Biology students at work: Using blogs to investigate personal epistemologies.

Torstein Nielsen Hole, Gaute Velle, Hanne Riese, Arild Raaheim and Anne Laure Simonelli have written an article about learning in work placements among biology students. To investigate learning they have focused on personal epistemologies. That is, students’ accounts of learning and knowing. Students have written about their learning experiences in blogs; using student blogs as a data source for epistemologies is quite novel. Further, this emphasizes the value of blogs as a tool to foster student reflection through assessment. On the basis of their analysis, they conceptualize how students’ personal epistemologies develop in work placements through interactions with various contexts, dispositions and conceptual and procedural knowing. For further details on the work placement course itself, see this paper by Velle et al.

 

Abstract

This paper reports an investigation of biology students’ discussion of knowing in work placements, as accounted in blogs. Twenty-two blogs, containing 78 individual entries, written in conjunction with a work placement course for students in a tertiary level biology program, have been analysed in the study (The blogs are publicly available here: https://biopraksis.w.uib.no). The aim of the paper is to increase understanding of how work placements shape biology students’ personal epistemological trajectories. The analysis is performed by employing a theoretical lens that emphasizes the situated nature of knowing, as enacted in working practices. The blog accounts consist of the students’ appraisal of their own learning and knowing in work placements, situated in biology undergraduate education. The investigation suggests that the students’ personal epistemologies develop in an interplay with context and personal epistemologies to shape their trajectories toward biology knowing. These trajectories have been analysed in terms of their procedural, conceptual, and dispositional dimensions. The use of blogs as a data source is argued to be appropriate to analyse personal epistemologies. Other strengths and weaknesses of this design are discussed.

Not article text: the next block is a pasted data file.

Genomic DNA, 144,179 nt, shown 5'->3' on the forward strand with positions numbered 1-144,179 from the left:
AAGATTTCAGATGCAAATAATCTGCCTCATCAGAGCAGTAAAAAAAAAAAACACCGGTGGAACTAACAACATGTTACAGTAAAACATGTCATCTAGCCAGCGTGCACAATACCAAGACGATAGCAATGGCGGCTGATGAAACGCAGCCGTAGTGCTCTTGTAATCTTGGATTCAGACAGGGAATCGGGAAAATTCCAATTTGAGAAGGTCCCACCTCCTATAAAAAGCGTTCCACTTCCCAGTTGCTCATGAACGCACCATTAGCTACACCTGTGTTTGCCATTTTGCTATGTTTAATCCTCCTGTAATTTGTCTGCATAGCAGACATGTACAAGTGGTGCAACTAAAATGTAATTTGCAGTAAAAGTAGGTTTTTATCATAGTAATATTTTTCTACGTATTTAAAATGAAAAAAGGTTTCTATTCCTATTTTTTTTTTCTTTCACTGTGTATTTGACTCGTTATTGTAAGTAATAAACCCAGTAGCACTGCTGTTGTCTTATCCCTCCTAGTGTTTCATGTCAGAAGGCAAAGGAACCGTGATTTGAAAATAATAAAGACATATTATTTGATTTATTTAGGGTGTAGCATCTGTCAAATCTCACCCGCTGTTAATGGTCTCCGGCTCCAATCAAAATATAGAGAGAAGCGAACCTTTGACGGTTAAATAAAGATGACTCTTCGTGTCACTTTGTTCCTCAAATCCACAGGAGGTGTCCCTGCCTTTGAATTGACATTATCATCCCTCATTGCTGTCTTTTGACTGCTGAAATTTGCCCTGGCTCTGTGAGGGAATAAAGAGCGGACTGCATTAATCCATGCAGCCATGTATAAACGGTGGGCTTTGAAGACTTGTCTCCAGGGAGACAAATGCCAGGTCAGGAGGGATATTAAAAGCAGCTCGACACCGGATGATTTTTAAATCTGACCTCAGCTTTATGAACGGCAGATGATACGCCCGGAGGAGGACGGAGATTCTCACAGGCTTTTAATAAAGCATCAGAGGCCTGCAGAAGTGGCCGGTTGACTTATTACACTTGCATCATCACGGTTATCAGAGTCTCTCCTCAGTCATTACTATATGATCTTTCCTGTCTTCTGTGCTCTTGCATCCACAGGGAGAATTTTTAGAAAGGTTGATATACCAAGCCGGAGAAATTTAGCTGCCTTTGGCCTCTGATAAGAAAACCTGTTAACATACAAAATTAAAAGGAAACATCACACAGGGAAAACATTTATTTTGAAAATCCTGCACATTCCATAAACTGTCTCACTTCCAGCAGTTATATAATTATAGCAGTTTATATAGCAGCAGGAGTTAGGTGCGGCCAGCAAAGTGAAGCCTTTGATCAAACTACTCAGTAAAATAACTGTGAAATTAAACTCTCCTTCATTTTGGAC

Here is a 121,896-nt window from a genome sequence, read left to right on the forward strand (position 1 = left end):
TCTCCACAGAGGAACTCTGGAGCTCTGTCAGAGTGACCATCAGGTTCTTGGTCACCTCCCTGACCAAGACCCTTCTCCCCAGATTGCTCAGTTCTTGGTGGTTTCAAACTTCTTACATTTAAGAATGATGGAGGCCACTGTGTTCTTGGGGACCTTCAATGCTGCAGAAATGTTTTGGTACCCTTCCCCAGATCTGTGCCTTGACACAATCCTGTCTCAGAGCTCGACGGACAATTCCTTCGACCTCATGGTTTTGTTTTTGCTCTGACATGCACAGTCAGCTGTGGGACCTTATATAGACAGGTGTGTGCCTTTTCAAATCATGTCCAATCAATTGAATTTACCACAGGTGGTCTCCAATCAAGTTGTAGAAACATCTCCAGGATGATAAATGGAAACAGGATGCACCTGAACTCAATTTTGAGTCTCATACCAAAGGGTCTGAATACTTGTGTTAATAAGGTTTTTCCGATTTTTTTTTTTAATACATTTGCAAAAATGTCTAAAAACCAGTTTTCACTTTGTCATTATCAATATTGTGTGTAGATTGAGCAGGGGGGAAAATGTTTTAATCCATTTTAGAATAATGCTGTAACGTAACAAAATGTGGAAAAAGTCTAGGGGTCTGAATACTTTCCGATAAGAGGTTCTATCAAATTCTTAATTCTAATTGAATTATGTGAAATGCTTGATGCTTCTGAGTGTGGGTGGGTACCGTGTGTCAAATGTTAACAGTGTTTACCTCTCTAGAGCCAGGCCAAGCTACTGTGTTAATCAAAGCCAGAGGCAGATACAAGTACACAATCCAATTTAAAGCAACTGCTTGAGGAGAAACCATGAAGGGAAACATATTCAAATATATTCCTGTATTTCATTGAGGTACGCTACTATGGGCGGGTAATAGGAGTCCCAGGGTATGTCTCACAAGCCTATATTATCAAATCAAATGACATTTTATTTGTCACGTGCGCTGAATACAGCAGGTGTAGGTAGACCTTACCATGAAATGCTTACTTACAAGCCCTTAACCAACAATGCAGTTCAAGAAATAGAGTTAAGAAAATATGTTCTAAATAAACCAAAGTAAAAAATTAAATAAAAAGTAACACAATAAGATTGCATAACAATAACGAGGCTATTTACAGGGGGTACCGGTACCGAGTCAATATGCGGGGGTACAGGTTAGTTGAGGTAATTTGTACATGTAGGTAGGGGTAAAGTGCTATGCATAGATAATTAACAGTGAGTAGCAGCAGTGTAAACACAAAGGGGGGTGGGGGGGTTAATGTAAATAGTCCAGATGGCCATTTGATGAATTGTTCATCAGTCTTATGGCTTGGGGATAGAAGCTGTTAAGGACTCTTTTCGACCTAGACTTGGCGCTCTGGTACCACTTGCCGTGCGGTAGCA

Reference and link to the article

Hole, T. N., Velle, G., Riese, H., Raaheim, A., & Simonelli, A. L. (2018). Biology students at work: Using blogs to investigate personal epistemologies. Cogent Education, 5(1), 1563026. https://doi.org/10.1080/2331186X.2018.1563026

 

About the author

Torstein Nielsen Hole : PhD student

Torstein Nielsen Hole

PhD student

 
I am a Ph.D student part of the PRIME project and bioCEED. I am responsible for assessing and researching approaches to student learning in practice activities such as the workplace and field-work.
 
My projects

+47 98 07 16 17
Torstein.Hole@uib.no
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